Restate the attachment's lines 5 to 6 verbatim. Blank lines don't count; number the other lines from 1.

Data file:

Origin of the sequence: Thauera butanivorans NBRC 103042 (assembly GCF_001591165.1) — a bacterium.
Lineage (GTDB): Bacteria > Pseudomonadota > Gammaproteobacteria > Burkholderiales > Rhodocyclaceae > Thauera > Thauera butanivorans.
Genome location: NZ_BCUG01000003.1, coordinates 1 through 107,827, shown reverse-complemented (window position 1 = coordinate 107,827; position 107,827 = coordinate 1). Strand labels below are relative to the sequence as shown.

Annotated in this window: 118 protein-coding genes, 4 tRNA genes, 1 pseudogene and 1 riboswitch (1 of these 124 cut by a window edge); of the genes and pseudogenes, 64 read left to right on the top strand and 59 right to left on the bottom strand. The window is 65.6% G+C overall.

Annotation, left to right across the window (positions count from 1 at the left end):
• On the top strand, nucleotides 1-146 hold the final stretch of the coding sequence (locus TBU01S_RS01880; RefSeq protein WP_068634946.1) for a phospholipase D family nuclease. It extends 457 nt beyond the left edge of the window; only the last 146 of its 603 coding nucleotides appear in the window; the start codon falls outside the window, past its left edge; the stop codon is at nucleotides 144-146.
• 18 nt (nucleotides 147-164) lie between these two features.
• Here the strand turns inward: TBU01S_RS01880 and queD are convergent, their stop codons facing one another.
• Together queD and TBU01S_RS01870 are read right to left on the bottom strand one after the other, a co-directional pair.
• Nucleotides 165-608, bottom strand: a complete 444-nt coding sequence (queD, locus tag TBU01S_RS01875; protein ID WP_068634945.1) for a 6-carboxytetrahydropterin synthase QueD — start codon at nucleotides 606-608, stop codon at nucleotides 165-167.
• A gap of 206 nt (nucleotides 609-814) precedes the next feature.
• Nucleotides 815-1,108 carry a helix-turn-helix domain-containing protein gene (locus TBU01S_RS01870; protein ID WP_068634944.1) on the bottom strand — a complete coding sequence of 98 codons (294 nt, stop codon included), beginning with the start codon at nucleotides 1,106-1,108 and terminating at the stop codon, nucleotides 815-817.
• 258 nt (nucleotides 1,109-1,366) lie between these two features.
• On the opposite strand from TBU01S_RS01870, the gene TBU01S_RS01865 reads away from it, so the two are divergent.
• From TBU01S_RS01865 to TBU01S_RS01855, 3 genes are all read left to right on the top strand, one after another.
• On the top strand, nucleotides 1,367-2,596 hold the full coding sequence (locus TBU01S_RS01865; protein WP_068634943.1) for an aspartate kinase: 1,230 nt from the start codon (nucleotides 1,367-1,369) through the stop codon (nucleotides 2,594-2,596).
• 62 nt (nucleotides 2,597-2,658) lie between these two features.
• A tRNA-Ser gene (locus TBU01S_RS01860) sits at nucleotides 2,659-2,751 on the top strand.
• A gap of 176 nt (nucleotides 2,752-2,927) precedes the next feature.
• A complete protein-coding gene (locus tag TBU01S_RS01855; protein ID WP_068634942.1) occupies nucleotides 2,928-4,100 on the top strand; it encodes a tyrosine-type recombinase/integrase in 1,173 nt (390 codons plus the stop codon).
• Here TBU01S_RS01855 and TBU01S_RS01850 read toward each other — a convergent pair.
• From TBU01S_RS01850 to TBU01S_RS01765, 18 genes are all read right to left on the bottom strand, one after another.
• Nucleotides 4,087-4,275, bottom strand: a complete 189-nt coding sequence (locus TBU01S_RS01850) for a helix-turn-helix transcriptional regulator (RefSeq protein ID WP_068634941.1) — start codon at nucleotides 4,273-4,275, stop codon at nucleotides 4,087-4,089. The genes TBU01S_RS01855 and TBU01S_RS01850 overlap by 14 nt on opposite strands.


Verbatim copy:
Annotation, left to right across the window (positions count from 1 at the left end):
• On the top strand, nucleotides 1-146 hold the final stretch of the coding sequence (locus TBU01S_RS01880; RefSeq protein WP_068634946.1) for a phospholipase D family nuclease. It extends 457 nt beyond the left edge of the window; only the last 146 of its 603 coding nucleotides appear in the window; the start codon falls outside the window, past its left edge; the stop codon is at nucleotides 144-146.